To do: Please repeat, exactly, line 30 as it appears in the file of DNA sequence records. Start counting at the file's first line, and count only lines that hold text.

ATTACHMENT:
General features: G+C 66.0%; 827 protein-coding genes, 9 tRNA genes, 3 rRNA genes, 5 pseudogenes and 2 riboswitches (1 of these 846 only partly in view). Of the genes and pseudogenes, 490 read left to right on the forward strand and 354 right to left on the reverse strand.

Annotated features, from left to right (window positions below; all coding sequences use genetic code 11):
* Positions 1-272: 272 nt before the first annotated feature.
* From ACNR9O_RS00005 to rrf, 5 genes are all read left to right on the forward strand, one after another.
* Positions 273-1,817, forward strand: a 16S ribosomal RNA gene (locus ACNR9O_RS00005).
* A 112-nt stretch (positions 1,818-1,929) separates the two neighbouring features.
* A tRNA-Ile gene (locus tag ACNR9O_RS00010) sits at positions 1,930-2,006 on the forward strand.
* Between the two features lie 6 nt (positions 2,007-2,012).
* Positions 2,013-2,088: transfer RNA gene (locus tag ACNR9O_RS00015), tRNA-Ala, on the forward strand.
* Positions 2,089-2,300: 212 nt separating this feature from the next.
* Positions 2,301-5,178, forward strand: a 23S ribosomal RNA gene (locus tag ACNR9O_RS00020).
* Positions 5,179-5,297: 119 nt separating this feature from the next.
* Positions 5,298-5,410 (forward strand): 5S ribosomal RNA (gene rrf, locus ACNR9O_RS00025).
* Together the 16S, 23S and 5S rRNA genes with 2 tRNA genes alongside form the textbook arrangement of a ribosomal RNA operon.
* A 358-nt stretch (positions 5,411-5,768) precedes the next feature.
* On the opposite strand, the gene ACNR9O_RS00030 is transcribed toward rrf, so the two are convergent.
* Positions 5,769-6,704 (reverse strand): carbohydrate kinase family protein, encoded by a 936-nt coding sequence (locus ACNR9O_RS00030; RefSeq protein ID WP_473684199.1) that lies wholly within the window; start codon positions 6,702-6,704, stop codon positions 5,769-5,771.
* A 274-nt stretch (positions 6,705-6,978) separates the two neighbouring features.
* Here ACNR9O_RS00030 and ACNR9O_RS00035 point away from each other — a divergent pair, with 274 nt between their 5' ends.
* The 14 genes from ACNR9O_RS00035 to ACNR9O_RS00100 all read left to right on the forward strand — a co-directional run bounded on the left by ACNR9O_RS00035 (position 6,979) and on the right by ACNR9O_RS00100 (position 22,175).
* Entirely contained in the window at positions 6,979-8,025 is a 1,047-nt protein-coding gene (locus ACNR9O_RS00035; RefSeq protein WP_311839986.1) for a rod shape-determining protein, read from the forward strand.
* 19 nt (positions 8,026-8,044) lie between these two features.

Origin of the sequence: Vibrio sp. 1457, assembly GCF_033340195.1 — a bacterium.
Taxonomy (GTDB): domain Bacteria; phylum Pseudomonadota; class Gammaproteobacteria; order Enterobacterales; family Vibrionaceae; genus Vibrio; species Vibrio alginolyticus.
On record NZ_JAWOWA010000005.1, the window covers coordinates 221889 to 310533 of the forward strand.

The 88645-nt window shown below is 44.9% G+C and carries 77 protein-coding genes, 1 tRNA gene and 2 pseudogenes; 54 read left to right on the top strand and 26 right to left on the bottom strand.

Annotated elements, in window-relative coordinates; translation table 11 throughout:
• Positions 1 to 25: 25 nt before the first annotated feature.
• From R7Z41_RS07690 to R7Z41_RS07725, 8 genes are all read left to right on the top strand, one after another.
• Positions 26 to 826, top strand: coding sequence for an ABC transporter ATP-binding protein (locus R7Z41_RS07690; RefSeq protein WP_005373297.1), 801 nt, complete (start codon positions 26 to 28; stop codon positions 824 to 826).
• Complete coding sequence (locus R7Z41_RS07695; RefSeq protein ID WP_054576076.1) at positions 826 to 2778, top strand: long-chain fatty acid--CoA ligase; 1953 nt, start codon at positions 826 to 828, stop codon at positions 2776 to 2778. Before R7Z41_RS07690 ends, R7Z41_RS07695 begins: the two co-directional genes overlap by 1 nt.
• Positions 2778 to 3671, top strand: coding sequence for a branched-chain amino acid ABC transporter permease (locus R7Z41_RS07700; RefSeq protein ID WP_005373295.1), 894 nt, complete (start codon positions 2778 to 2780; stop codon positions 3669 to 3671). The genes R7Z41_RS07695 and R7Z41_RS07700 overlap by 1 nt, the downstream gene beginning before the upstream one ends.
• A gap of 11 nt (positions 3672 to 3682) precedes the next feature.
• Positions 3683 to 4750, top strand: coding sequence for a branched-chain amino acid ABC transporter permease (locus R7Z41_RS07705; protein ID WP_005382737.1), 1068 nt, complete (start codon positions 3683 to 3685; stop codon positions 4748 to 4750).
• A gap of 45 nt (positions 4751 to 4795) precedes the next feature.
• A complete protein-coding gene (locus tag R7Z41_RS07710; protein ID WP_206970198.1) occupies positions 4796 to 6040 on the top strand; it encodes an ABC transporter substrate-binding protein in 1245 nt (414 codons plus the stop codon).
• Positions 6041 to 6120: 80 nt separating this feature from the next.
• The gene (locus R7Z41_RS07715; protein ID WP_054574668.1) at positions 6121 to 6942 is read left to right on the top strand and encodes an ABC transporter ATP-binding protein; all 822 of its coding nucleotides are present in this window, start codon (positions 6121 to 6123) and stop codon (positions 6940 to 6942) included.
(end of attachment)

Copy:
• Positions 26 to 826, top strand: coding sequence for an ABC transporter ATP-binding protein (locus R7Z41_RS07690; RefSeq protein WP_005373297.1), 801 nt, complete (start codon positions 26 to 28; stop codon positions 824 to 826).